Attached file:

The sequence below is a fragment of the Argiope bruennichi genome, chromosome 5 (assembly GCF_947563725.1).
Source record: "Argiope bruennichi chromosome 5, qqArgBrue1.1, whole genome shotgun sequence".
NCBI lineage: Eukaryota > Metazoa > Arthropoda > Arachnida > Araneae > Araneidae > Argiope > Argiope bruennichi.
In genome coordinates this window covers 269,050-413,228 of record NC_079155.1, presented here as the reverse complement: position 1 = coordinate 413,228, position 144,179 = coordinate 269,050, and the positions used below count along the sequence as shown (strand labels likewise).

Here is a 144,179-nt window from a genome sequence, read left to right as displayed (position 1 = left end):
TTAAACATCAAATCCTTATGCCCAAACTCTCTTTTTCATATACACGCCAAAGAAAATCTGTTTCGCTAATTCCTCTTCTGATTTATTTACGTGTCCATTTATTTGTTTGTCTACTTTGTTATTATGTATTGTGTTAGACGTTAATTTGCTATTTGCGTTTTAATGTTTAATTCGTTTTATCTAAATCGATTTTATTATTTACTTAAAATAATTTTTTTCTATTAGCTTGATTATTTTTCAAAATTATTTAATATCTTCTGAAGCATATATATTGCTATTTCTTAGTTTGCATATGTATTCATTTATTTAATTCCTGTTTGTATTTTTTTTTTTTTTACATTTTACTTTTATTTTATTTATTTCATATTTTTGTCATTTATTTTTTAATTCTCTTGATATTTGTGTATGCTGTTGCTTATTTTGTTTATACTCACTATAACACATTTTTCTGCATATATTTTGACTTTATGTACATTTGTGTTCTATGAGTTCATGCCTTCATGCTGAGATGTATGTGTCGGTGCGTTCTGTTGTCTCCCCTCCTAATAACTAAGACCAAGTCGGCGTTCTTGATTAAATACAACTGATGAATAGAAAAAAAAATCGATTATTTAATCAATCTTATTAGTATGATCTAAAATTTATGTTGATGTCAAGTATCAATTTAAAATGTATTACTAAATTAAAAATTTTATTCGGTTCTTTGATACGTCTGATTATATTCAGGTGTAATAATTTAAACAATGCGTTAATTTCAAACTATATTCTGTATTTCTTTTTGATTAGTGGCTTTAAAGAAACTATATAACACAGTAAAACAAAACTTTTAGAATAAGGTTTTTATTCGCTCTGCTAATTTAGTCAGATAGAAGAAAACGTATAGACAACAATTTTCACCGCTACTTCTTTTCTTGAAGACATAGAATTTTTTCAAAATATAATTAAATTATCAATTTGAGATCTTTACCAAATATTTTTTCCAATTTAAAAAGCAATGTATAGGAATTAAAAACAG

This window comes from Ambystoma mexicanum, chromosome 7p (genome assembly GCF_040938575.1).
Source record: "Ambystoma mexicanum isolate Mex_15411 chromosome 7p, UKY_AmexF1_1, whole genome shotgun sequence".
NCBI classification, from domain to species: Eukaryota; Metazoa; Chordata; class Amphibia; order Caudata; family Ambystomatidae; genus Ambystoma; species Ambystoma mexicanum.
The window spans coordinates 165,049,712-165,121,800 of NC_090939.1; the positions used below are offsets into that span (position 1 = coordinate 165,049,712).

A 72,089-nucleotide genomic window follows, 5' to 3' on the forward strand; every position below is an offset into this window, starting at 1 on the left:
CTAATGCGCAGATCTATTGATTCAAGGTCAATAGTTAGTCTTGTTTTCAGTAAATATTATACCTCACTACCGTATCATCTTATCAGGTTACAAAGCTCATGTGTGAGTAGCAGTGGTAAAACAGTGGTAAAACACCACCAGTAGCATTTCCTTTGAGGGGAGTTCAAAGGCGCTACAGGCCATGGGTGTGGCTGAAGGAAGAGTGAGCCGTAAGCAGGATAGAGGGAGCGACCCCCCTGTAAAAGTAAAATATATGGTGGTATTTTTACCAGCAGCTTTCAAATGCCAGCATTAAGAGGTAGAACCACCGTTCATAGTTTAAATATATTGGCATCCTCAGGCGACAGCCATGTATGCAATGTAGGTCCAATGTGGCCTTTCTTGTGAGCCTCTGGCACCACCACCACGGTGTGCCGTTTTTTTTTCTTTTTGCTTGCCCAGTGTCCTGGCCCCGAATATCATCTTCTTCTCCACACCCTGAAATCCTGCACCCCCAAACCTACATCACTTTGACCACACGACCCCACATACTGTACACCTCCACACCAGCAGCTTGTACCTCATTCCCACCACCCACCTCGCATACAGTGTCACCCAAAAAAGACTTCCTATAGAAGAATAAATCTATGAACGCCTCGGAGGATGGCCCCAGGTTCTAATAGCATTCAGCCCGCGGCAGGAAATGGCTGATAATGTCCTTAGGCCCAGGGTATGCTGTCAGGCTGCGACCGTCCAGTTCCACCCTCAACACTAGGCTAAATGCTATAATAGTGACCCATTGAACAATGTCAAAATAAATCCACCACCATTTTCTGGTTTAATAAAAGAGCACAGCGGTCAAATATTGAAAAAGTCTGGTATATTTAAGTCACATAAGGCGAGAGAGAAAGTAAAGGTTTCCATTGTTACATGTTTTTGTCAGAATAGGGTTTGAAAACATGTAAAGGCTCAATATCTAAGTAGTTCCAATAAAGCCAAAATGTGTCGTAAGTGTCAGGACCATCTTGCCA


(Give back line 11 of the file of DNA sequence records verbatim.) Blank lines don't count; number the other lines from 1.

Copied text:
A 72,089-nucleotide genomic window follows, 5' to 3' on the forward strand; every position below is an offset into this window, starting at 1 on the left: